In a move that marks the latest salvo in the long-running battle between Madrid and Catalonia over a possible vote on self-rule for the region, Spain’s Constitutional Court on Wednesday annulled two resolutions approved in the Catalan regional parliament in October that would have paved the way for the staging of an independence referendum in 2017.
Those resolutions were passed despite previous Constitutional Court rulings that the holding of such a vote was unconstitutional.
In its ruling, the Constitutional Court, presided over by Francisco Pérez de los Cobos, also reminded the speaker of the Catalan parliament, Carme Forcadell, Catalan Premier Carles Puigdemont, and members of the region’s Government Council that it was their duty to “prevent or paralyze” any initiative aimed at ignoring or getting around the decision to suspend the referendum.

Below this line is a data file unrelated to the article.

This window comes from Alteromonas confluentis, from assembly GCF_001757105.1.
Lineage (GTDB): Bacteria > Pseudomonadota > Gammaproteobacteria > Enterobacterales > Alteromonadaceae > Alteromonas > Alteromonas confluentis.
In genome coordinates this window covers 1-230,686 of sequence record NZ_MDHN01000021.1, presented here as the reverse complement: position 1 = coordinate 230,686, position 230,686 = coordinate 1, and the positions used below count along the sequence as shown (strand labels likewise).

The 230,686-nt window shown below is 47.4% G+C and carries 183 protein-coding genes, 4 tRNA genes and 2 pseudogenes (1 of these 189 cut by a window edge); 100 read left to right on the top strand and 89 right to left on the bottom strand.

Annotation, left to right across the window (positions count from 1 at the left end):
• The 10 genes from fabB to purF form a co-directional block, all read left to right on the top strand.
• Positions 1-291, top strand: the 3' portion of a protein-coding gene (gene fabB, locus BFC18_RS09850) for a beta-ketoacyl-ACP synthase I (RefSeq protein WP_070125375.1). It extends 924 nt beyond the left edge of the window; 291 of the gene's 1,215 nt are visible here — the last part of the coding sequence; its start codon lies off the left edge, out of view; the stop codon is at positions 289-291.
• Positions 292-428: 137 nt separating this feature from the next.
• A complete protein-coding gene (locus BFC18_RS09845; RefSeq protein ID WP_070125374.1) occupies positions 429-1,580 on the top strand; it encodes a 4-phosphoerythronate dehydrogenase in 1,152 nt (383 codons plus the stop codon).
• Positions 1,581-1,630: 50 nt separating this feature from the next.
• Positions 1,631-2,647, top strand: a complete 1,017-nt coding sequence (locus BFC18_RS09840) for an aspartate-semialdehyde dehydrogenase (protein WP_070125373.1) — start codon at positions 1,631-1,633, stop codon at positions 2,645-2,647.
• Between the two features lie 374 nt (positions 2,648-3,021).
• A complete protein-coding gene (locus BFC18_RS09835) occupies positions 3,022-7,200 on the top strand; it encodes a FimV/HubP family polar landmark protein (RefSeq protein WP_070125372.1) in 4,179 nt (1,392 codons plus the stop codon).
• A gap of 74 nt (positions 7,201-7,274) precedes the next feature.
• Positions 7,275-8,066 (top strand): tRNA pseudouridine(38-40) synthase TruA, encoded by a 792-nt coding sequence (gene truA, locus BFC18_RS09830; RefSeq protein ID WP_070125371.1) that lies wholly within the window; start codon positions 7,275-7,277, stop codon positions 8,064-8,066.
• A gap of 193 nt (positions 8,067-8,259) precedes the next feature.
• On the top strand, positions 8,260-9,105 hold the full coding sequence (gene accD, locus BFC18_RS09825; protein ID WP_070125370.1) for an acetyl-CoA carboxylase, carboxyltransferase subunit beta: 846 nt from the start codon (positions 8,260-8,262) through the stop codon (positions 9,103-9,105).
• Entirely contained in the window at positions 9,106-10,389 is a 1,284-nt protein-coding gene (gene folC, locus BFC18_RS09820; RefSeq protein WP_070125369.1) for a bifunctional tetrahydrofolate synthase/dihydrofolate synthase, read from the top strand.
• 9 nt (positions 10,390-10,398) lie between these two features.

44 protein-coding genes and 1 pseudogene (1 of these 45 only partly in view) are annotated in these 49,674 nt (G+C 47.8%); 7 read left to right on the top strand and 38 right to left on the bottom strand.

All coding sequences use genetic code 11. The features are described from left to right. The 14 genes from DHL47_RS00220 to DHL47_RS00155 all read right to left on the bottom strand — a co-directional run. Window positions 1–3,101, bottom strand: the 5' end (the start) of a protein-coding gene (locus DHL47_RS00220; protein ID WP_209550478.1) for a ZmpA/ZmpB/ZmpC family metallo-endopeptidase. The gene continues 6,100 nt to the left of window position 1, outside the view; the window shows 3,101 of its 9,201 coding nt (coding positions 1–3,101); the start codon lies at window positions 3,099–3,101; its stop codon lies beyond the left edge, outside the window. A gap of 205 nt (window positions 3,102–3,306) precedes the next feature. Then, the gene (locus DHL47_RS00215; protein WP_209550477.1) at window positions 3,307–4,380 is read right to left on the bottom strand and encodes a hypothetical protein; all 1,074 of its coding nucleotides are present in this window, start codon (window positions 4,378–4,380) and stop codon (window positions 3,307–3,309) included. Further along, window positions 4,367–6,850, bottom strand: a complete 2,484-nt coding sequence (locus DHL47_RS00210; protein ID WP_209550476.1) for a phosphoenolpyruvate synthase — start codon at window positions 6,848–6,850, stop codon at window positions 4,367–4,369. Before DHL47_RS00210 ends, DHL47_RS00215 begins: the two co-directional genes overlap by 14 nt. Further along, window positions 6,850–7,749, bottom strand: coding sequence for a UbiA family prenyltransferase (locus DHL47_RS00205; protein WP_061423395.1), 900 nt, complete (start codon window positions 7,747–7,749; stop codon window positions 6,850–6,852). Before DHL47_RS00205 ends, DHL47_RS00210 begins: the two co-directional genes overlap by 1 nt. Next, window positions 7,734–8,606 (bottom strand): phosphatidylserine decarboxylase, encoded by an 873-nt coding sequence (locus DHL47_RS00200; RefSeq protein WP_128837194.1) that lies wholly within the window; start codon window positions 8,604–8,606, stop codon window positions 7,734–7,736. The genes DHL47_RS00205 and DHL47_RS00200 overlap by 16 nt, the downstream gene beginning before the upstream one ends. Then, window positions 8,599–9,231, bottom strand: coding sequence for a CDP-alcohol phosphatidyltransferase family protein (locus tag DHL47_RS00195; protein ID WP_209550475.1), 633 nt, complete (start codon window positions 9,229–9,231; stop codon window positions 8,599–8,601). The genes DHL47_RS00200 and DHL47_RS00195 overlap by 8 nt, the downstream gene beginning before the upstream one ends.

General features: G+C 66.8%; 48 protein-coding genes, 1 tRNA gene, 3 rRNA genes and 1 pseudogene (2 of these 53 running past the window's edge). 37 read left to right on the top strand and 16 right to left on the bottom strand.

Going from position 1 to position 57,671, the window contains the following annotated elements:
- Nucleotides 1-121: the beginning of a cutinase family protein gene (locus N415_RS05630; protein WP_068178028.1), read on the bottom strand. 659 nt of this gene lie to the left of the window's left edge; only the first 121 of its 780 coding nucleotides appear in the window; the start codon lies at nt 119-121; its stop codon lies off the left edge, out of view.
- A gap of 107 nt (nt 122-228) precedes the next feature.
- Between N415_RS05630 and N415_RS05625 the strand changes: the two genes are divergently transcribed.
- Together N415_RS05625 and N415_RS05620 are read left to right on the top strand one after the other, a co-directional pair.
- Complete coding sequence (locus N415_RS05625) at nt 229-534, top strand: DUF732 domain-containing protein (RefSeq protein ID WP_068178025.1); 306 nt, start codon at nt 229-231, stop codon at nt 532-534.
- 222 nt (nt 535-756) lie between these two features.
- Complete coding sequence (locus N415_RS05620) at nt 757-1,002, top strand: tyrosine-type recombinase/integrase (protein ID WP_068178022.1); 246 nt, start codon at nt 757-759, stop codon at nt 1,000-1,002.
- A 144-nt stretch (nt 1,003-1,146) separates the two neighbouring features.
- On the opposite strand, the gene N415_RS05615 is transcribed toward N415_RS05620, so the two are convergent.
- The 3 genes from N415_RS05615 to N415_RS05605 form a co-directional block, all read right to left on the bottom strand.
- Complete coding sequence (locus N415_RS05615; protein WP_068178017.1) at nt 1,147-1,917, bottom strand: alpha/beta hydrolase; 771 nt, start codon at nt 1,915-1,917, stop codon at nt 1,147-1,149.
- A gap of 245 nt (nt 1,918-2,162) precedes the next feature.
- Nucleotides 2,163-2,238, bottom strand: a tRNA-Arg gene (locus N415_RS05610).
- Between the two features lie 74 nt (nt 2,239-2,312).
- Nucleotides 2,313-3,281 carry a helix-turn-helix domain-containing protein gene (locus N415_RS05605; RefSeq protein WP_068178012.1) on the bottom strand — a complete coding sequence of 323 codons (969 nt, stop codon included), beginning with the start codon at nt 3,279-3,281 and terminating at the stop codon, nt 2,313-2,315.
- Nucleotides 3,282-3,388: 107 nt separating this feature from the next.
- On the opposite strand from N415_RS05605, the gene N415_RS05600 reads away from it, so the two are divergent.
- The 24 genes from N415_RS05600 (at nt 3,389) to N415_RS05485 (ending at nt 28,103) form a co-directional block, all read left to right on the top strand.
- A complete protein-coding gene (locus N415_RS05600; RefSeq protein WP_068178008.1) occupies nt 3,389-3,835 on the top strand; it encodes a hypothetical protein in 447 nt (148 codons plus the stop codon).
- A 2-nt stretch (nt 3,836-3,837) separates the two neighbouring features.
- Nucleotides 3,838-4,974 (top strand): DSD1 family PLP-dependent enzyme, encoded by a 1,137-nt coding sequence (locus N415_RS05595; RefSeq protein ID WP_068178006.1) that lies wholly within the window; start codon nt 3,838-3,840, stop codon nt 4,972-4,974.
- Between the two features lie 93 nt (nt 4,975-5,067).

Failure to do so would make them ultimately responsible and liable to possible legal action, the court said in its ruling.
The Catalan regional parliament now has 20 days to submit a report on the parliamentary actions that gave rise to the October resolutions to hold a referendum on the issue of independence in 2017.
In December 2015, Spain’s Constitutional Court annulled the independence declaration that had been approved by the Catalan parliament a month earlier on November 9.
The court warned politicians they face legal action if they fail to block moves towards an independence referendum
That independence declaration came exactly a year after the Catalan government held an informal, non-binding plebiscite on the issue. The majority of voters backed independence in the poll but turnout was relatively low and due to its nature, people who backed independence were more motivated to participate.
The then-regional premier Artur Mas now faces a 10-year ban from public office after being charged with gross disobedience and perversion of justice for holding the vote.
English version by George Mills.